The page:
"My dear Primate,--Your kind letter of March 7th has just reached me. The Southern Cross arrived to-day; and we sail (D.V.) to-morrow for a four or five months' voyage, as I hope. I am pretty well, always with 'sensations,' but not in pain; and I think that I shall be better in the warm climate of the Islands during the winter.
"I did not at all suppose that the Synod would have taken any notice, and much less such very kind notice, of my absence. Many dear friends, I know full well, think of and pray for me and for us all.
"The point in my memorandum that I ought to have pressed more clearly, perhaps, is this, viz., the mode adopted in many cases for procuring islanders for the plantations. I am concerned to show that in not a few cases deceit and violence are used in enticing men and lads on board, and in keeping them confined when on board. I don't profess to know much of the treatment of the Islanders on the plantations.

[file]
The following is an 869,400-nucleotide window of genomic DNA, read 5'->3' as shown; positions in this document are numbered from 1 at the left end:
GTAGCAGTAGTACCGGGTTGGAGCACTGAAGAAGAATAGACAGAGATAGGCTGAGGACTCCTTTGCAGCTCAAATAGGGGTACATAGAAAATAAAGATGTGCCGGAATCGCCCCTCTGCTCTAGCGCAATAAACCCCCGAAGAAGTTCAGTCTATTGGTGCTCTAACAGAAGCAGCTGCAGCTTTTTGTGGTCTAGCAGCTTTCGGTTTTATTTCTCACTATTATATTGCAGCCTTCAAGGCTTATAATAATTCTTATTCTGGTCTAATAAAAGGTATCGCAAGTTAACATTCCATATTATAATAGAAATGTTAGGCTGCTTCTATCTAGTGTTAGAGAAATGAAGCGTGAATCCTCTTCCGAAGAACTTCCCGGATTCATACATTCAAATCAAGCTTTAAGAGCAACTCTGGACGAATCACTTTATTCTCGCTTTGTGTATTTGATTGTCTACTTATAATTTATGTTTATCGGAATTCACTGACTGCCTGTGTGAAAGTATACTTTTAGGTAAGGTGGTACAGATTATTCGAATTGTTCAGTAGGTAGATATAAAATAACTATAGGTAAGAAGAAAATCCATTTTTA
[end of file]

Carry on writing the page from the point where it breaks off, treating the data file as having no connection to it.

"I am very thankful to hear that the Dunedin question is settled at length, and so satisfactorily.
"The synod papers are not yet brought up in our things from the Southern Cross. And as I am off (D.V.) to-morrow, and am very busy now, I shall hope to read them quietly on board.
"I must end. Melanesians and English folk are streaming in and out of my room.
"Yours very truly,
"J. C. PATTESON."
How the voyage ended is well known. The heavy mallet of one islander at Nukapu gave the brave and saintly bishop instantaneous release from his sufferings; the poisoned arrows of others caused the death, after lingering agony, of two of his companions, the missionary Joseph Atkin and a Melanesian teacher. The bishop's body, as it was found floating down the lagoon, bore five wounds, inflicted doubtless in vengeance for the violent capture of five islanders by the very traffic against which the bishop had sent his protest to the synod.